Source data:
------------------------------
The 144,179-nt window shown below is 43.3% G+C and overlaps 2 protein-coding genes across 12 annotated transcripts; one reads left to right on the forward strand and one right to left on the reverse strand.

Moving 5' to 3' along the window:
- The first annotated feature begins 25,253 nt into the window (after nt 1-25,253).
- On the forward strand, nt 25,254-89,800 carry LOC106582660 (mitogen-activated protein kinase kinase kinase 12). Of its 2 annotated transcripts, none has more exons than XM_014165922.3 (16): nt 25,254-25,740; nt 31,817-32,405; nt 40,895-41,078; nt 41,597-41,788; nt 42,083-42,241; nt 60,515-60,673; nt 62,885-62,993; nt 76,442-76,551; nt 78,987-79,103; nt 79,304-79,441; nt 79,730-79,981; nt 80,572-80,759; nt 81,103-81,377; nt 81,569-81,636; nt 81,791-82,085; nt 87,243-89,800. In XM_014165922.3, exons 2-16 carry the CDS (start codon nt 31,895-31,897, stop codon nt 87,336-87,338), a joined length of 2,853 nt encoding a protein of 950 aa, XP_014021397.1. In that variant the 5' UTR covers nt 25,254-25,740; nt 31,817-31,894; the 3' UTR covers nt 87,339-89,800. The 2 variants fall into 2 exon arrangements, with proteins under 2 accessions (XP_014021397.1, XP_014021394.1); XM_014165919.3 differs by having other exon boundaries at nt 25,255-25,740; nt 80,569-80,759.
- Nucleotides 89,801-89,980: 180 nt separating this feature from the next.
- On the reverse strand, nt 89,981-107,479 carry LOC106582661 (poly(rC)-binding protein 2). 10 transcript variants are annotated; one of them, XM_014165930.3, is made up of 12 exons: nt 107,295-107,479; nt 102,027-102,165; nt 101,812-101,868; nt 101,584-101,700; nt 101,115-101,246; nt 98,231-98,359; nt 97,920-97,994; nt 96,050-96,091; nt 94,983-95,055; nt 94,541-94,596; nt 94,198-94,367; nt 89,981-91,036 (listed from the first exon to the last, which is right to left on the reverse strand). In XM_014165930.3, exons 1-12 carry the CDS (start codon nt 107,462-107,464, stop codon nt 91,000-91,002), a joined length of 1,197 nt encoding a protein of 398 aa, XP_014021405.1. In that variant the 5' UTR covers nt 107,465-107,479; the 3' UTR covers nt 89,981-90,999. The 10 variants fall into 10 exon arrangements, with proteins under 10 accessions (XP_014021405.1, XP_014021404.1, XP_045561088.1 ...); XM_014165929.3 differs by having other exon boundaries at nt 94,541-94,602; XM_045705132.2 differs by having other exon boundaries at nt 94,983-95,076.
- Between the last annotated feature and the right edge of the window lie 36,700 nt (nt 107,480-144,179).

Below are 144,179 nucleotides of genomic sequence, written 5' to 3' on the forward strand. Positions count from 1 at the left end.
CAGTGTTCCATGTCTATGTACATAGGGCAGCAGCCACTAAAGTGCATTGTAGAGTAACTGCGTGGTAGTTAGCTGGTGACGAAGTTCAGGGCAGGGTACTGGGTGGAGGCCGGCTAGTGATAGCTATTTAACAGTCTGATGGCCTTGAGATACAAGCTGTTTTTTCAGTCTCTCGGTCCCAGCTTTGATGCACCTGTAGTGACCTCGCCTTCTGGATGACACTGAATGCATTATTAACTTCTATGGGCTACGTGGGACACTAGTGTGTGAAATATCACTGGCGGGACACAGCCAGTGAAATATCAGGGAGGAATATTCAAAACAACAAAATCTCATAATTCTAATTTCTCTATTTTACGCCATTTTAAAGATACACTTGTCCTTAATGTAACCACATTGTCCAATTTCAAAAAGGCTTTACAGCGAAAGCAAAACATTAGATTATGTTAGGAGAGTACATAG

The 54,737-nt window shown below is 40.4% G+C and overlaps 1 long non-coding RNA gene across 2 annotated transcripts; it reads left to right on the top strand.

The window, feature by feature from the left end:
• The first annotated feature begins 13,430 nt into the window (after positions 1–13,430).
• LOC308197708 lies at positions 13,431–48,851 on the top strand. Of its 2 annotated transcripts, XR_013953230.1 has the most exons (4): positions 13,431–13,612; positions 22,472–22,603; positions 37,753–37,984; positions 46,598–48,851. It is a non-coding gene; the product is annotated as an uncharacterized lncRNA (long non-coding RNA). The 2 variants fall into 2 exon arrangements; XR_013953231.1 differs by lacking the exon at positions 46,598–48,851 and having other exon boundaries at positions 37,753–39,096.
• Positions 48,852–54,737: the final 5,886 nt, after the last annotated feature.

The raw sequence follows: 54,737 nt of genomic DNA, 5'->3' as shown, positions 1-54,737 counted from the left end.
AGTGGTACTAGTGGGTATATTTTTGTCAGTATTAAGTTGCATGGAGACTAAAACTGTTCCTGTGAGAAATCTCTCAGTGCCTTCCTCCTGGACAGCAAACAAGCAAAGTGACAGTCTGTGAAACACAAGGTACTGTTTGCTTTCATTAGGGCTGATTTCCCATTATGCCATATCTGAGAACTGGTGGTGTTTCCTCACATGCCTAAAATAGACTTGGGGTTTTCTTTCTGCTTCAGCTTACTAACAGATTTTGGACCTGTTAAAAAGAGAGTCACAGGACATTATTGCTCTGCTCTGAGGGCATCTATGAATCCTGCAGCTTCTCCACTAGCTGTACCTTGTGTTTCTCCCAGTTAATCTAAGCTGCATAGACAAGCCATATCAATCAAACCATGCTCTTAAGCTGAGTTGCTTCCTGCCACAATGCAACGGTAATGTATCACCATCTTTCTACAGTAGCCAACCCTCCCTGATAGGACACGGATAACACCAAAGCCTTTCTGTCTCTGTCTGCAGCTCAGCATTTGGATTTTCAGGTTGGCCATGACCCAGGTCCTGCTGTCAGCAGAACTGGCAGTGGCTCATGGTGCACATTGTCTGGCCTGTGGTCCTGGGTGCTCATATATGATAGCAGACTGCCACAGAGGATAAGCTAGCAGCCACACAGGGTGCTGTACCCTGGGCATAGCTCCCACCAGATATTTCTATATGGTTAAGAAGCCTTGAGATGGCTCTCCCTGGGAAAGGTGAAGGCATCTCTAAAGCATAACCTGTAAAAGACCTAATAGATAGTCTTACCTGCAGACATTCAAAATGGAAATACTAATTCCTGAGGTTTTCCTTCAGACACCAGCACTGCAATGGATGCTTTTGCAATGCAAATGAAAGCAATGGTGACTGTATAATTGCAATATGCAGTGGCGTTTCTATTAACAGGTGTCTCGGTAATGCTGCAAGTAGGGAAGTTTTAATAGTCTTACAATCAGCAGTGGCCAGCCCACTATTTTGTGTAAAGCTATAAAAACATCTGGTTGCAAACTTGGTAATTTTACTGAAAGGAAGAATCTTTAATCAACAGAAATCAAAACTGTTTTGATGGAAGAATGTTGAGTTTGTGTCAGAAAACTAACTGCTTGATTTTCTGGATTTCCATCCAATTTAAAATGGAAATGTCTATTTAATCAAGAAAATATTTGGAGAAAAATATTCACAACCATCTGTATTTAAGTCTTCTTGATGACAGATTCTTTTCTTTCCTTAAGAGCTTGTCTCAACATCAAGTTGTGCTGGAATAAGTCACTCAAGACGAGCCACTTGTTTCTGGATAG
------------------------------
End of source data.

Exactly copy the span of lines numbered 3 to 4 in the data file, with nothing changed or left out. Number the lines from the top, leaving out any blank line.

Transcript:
- The first annotated feature begins 25,253 nt into the window (after nt 1-25,253).
- On the forward strand, nt 25,254-89,800 carry LOC106582660 (mitogen-activated protein kinase kinase kinase 12). Of its 2 annotated transcripts, none has more exons than XM_014165922.3 (16): nt 25,254-25,740; nt 31,817-32,405; nt 40,895-41,078; nt 41,597-41,788; nt 42,083-42,241; nt 60,515-60,673; nt 62,885-62,993; nt 76,442-76,551; nt 78,987-79,103; nt 79,304-79,441; nt 79,730-79,981; nt 80,572-80,759; nt 81,103-81,377; nt 81,569-81,636; nt 81,791-82,085; nt 87,243-89,800. In XM_014165922.3, exons 2-16 carry the CDS (start codon nt 31,895-31,897, stop codon nt 87,336-87,338), a joined length of 2,853 nt encoding a protein of 950 aa, XP_014021397.1. In that variant the 5' UTR covers nt 25,254-25,740; nt 31,817-31,894; the 3' UTR covers nt 87,339-89,800. The 2 variants fall into 2 exon arrangements, with proteins under 2 accessions (XP_014021397.1, XP_014021394.1); XM_014165919.3 differs by having other exon boundaries at nt 25,255-25,740; nt 80,569-80,759.